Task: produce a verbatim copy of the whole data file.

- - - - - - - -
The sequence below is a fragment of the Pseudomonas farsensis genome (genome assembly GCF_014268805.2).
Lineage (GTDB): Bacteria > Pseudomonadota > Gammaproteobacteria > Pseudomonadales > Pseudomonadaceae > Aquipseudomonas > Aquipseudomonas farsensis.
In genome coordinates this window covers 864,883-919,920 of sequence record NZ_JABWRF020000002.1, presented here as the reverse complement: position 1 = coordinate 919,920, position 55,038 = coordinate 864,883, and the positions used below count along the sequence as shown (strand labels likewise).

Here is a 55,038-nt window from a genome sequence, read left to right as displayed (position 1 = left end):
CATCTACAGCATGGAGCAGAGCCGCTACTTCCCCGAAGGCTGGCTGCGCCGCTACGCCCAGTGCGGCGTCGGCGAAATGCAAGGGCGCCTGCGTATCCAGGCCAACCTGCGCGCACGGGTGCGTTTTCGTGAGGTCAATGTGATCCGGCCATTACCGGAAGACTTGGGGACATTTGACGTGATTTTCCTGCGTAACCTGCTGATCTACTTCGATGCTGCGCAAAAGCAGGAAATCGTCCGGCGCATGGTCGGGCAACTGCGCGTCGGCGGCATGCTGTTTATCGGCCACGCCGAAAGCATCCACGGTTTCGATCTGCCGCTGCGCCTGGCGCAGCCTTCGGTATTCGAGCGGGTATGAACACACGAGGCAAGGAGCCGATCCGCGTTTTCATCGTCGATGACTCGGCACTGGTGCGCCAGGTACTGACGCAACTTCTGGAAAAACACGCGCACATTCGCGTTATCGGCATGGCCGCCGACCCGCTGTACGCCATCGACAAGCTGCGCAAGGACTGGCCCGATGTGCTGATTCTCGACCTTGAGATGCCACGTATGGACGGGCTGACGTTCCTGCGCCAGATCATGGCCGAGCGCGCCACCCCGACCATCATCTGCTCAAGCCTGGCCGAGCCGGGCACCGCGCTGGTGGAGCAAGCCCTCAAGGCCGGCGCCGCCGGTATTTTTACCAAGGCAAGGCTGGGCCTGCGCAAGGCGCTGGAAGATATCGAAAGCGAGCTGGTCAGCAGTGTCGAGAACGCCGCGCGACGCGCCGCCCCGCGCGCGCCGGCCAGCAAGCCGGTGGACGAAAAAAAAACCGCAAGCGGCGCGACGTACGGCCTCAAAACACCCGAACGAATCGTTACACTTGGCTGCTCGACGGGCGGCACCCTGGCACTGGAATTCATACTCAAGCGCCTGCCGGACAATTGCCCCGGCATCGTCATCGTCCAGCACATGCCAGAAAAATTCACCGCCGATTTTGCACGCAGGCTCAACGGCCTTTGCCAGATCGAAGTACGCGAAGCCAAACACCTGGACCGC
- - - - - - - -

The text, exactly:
The sequence below is a fragment of the Pseudomonas farsensis genome (genome assembly GCF_014268805.2).
Lineage (GTDB): Bacteria > Pseudomonadota > Gammaproteobacteria > Pseudomonadales > Pseudomonadaceae > Aquipseudomonas > Aquipseudomonas farsensis.
In genome coordinates this window covers 864,883-919,920 of sequence record NZ_JABWRF020000002.1, presented here as the reverse complement: position 1 = coordinate 919,920, position 55,038 = coordinate 864,883, and the positions used below count along the sequence as shown (strand labels likewise).

Here is a 55,038-nt window from a genome sequence, read left to right as displayed (position 1 = left end):
CATCTACAGCATGGAGCAGAGCCGCTACTTCCCCGAAGGCTGGCTGCGCCGCTACGCCCAGTGCGGCGTCGGCGAAATGCAAGGGCGCCTGCGTATCCAGGCCAACCTGCGCGCACGGGTGCGTTTTCGTGAGGTCAATGTGATCCGGCCATTACCGGAAGACTTGGGGACATTTGACGTGATTTTCCTGCGTAACCTGCTGATCTACTTCGATGCTGCGCAAAAGCAGGAAATCGTCCGGCGCATGGTCGGGCAACTGCGCGTCGGCGGCATGCTGTTTATCGGCCACGCCGAAAGCATCCACGGTTTCGATCTGCCGCTGCGCCTGGCGCAGCCTTCGGTATTCGAGCGGGTATGAACACACGAGGCAAGGAGCCGATCCGCGTTTTCATCGTCGATGACTCGGCACTGGTGCGCCAGGTACTGACGCAACTTCTGGAAAAACACGCGCACATTCGCGTTATCGGCATGGCCGCCGACCCGCTGTACGCCATCGACAAGCTGCGCAAGGACTGGCCCGATGTGCTGATTCTCGACCTTGAGATGCCACGTATGGACGGGCTGACGTTCCTGCGCCAGATCATGGCCGAGCGCGCCACCCCGACCATCATCTGCTCAAGCCTGGCCGAGCCGGGCACCGCGCTGGTGGAGCAAGCCCTCAAGGCCGGCGCCGCCGGTATTTTTACCAAGGCAAGGCTGGGCCTGCGCAAGGCGCTGGAAGATATCGAAAGCGAGCTGGTCAGCAGTGTCGAGAACGCCGCGCGACGCGCCGCCCCGCGCGCGCCGGCCAGCAAGCCGGTGGACGAAAAAAAAACCGCAAGCGGCGCGACGTACGGCCTCAAAACACCCGAACGAATCGTTACACTTGGCTGCTCGACGGGCGGCACCCTGGCACTGGAATTCATACTCAAGCGCCTGCCGGACAATTGCCCCGGCATCGTCATCGTCCAGCACATGCCAGAAAAATTCACCGCCGATTTTGCACGCAGGCTCAACGGCCTTTGCCAGATCGAAGTACGCGAAGCCAAACACCTGGACCGC